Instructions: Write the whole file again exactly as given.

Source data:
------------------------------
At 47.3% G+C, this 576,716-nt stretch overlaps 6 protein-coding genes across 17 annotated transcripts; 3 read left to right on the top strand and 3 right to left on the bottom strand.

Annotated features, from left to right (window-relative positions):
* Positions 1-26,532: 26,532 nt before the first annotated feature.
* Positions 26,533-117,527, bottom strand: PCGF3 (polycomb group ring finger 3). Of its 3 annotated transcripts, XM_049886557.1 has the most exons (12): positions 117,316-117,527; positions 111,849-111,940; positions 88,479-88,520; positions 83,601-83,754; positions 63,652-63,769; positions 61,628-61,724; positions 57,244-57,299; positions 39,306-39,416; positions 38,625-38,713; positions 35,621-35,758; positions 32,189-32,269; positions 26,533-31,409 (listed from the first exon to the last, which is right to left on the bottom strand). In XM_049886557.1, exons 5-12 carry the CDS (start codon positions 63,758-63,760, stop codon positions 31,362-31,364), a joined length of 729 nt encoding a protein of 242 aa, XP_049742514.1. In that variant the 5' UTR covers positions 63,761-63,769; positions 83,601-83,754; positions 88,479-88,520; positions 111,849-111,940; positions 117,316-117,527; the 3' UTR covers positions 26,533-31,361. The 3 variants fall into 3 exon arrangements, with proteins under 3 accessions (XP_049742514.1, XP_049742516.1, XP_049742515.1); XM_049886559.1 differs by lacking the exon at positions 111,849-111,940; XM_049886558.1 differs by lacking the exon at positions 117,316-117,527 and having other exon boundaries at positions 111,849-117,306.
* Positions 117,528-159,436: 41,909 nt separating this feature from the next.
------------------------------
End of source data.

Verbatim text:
At 47.3% G+C, this 576,716-nt stretch overlaps 6 protein-coding genes across 17 annotated transcripts; 3 read left to right on the top strand and 3 right to left on the bottom strand.

Annotated features, from left to right (window-relative positions):
* Positions 1-26,532: 26,532 nt before the first annotated feature.
* Positions 26,533-117,527, bottom strand: PCGF3 (polycomb group ring finger 3). Of its 3 annotated transcripts, XM_049886557.1 has the most exons (12): positions 117,316-117,527; positions 111,849-111,940; positions 88,479-88,520; positions 83,601-83,754; positions 63,652-63,769; positions 61,628-61,724; positions 57,244-57,299; positions 39,306-39,416; positions 38,625-38,713; positions 35,621-35,758; positions 32,189-32,269; positions 26,533-31,409 (listed from the first exon to the last, which is right to left on the bottom strand). In XM_049886557.1, exons 5-12 carry the CDS (start codon positions 63,758-63,760, stop codon positions 31,362-31,364), a joined length of 729 nt encoding a protein of 242 aa, XP_049742514.1. In that variant the 5' UTR covers positions 63,761-63,769; positions 83,601-83,754; positions 88,479-88,520; positions 111,849-111,940; positions 117,316-117,527; the 3' UTR covers positions 26,533-31,361. The 3 variants fall into 3 exon arrangements, with proteins under 3 accessions (XP_049742514.1, XP_049742516.1, XP_049742515.1); XM_049886559.1 differs by lacking the exon at positions 111,849-111,940; XM_049886558.1 differs by lacking the exon at positions 117,316-117,527 and having other exon boundaries at positions 111,849-117,306.
* Positions 117,528-159,436: 41,909 nt separating this feature from the next.